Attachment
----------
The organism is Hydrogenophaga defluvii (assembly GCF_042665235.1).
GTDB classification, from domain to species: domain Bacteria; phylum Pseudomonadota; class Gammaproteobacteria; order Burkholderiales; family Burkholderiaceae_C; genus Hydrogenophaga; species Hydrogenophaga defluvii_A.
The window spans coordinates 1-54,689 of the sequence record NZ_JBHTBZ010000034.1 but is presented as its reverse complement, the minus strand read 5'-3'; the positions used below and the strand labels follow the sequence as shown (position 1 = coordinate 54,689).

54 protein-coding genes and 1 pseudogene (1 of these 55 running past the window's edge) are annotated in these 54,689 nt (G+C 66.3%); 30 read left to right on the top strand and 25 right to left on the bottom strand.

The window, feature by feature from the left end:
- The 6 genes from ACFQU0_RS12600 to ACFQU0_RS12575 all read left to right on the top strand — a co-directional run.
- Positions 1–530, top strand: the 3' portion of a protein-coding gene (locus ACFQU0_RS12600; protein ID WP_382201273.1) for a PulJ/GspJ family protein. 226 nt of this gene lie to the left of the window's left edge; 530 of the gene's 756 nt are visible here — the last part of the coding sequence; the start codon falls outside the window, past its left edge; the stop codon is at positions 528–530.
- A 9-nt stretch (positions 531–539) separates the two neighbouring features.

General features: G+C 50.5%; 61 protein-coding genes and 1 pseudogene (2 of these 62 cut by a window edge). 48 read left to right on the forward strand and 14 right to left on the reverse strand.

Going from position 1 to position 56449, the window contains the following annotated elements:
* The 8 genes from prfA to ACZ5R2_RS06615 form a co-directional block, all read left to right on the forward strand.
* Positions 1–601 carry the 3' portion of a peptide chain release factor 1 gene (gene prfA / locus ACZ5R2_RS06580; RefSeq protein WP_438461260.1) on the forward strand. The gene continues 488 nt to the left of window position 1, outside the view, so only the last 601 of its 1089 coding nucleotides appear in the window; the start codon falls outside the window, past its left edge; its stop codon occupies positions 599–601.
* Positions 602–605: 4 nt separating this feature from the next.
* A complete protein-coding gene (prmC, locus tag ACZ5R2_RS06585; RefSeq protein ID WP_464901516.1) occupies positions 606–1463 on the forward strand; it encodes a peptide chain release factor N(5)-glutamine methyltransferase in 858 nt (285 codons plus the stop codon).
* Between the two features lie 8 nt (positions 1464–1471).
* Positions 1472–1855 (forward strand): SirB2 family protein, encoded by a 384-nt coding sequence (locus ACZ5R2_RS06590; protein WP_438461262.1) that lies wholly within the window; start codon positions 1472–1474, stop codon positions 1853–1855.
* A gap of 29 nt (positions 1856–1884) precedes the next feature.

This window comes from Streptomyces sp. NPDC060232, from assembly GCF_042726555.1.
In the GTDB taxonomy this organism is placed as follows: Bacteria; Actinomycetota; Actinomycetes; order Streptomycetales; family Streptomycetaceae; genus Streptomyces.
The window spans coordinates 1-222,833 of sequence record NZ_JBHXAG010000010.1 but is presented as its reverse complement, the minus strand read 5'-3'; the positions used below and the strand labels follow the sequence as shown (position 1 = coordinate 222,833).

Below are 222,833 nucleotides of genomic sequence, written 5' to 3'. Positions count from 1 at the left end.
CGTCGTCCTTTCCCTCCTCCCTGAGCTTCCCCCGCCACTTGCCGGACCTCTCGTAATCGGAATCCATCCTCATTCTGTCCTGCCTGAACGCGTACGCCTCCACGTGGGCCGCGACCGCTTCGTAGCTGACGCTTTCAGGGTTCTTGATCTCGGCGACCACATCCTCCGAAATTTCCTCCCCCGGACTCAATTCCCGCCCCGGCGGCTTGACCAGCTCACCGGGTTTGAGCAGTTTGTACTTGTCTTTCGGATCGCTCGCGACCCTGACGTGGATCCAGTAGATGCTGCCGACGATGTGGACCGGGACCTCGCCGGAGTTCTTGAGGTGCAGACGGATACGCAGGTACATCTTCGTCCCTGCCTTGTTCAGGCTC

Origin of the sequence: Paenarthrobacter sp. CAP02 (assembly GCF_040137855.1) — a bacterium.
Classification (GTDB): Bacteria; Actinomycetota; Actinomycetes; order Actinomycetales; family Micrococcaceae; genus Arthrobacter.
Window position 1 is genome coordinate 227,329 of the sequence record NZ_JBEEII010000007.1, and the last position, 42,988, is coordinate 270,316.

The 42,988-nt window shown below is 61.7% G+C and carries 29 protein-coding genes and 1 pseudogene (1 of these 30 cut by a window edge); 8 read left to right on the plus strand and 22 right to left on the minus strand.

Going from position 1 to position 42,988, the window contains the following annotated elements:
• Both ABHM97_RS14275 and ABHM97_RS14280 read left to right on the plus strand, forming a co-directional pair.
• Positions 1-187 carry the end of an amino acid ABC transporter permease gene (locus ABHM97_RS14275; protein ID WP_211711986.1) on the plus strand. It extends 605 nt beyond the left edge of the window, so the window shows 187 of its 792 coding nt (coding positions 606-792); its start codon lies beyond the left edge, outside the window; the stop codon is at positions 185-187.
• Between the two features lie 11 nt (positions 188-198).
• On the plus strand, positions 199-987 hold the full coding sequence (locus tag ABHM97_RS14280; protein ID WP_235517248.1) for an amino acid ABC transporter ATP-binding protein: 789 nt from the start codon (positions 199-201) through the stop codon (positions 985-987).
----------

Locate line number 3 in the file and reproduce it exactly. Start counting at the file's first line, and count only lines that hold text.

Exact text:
The window spans coordinates 1-54,689 of the sequence record NZ_JBHTBZ010000034.1 but is presented as its reverse complement, the minus strand read 5'-3'; the positions used below and the strand labels follow the sequence as shown (position 1 = coordinate 54,689).